As Simon Jenkins recently pointed out, British media has such skewed priorities that we risk becoming blind to the real issues of the day.
In 2009, a West Midlands online news outlet reported Amnesty International’s concern that Lichfield-based UAV Engines Limited (UEL) – which proudly describes itself as the world’s leading supplier of power units for Unmanned Air Vehicles – was supplying hardware for unmanned drones – which helped F16 bombers identify their targets in the area. As many Palestinians had been dying in aerial attacks, Amnesty called on the British government to halt further exports and ensure that UK-based firms are not implicated in future attacks. Many backbench MPs signed a statement written by Northfield MP Richard Burden calling for an arms embargo on both sides.
However, matters have not improved, in Gaza (see Richard Burden’s March 12 account), Lichfield, or Lincolnshire.
In October it was reported that five recently bought Reaper drones, made in America, will be sent to Afghanistan. Pilots based at RAF Waddington in Lincolnshire (above) will direct them from a hi-tech hub built on the site in the past 18 months. This will be the first time UAVs are controlled from a UK base. The first five drones the UK operates in Afghanistan were controlled from a US Air Force base in Nevada.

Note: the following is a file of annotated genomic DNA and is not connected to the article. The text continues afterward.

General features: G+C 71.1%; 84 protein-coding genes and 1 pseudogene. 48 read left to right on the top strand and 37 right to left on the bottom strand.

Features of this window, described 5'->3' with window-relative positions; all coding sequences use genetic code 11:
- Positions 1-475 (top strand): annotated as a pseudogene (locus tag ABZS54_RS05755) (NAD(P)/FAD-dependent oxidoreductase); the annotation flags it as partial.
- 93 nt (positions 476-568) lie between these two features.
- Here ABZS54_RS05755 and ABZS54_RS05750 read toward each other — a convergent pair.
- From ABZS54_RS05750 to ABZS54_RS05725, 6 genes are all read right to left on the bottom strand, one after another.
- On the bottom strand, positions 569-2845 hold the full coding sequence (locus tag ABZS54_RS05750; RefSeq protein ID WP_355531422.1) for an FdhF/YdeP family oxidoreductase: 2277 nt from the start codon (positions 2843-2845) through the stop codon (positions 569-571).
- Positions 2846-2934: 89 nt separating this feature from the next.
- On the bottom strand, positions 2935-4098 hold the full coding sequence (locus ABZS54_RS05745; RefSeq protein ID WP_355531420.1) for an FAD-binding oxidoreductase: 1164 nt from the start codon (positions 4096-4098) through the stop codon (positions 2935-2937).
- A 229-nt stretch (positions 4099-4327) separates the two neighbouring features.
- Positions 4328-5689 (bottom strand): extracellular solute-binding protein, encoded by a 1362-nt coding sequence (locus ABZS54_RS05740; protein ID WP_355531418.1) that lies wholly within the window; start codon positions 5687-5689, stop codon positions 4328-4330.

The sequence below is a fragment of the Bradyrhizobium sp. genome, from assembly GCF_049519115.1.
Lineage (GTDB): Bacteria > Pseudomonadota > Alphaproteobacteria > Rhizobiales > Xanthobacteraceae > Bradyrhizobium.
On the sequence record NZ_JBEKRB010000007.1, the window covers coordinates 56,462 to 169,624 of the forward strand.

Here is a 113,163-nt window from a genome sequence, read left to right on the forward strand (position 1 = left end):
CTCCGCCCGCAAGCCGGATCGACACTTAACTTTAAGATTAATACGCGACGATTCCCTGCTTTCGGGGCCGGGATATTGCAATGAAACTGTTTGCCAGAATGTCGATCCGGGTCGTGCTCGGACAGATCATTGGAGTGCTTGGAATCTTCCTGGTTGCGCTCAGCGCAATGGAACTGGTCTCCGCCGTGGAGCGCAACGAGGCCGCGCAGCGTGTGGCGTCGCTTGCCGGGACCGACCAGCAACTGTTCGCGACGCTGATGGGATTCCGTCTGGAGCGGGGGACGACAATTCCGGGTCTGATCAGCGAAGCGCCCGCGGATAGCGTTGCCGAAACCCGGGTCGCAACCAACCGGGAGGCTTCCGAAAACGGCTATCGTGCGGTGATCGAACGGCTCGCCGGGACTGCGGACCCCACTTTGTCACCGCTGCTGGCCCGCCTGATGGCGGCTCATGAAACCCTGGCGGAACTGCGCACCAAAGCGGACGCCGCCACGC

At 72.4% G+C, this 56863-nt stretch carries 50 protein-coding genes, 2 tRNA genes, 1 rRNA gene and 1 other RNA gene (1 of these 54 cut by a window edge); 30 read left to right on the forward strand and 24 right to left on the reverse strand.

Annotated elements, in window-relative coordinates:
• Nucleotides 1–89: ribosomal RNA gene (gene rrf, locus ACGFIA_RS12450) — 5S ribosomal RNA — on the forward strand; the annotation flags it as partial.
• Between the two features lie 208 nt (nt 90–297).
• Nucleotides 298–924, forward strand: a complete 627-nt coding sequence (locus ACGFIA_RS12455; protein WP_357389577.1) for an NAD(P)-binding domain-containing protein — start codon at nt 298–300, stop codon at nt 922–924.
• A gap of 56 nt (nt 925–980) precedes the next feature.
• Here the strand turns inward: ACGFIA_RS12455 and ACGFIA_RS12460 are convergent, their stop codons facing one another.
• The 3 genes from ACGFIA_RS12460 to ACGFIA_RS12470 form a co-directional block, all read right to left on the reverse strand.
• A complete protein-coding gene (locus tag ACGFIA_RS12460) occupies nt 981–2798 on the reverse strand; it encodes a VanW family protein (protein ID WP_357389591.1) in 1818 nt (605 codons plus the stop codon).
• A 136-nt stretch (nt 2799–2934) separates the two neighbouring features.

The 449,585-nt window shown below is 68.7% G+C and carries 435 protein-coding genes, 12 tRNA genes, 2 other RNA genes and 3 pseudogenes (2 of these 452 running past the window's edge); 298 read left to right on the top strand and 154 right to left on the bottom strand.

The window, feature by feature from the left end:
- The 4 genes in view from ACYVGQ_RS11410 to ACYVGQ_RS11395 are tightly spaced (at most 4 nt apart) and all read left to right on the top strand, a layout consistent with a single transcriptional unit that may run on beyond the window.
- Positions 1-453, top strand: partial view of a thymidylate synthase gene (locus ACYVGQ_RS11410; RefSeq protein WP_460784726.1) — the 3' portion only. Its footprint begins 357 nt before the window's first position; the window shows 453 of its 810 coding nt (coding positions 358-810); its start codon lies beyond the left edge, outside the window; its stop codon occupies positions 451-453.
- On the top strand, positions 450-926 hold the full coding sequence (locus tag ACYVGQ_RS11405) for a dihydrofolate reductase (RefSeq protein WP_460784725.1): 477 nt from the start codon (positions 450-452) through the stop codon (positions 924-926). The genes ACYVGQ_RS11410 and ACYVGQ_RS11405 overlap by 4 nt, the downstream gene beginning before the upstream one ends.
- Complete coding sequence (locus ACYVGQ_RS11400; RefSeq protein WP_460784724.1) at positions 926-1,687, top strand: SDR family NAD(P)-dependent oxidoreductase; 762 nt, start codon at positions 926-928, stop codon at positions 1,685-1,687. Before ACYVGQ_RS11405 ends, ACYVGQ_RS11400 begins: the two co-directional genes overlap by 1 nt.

Engines manufactured in Shenstone are thought to be used in drones currently operated by the Israeli Air Force over Gaza and the Mail reported that earlier that month the Bishop of Wolverhampton, Clive Gregory, joined locals and activists outside the Israeli-owned Elbit UAV Engines factory in Shenstone, Staffordshire, followed by a five-mile peace march from the site to Tamworth. Bishop Clive said he was campaigning for the “veil of secrecy” over British drone use to be lifted:
“Military Drone Aircraft are a cause for real concern at the moment yet the British people know very little about their use within the British army and airforce . . . but the introduction of this technology into warfare has consequences that have not been fully accounted for. Drones are being used not just in legally recognised conflicts but to attack and kill suspected terrorists in other places.”
“I am greatly concerned about the secrecy surrounding the use and impact of Drones, and the detachment of this form of warfare, where remote robots, controlled from another continent, appear to reduce death to the level of a computer game.”
The week–long march passed through Tamworth and Nuneaton to the Thales Watchkeeper factory in Leicester, which manufactures the Watchkeeper drone for the British Royal Air Force to kill people in Afghanistan and Pakistan.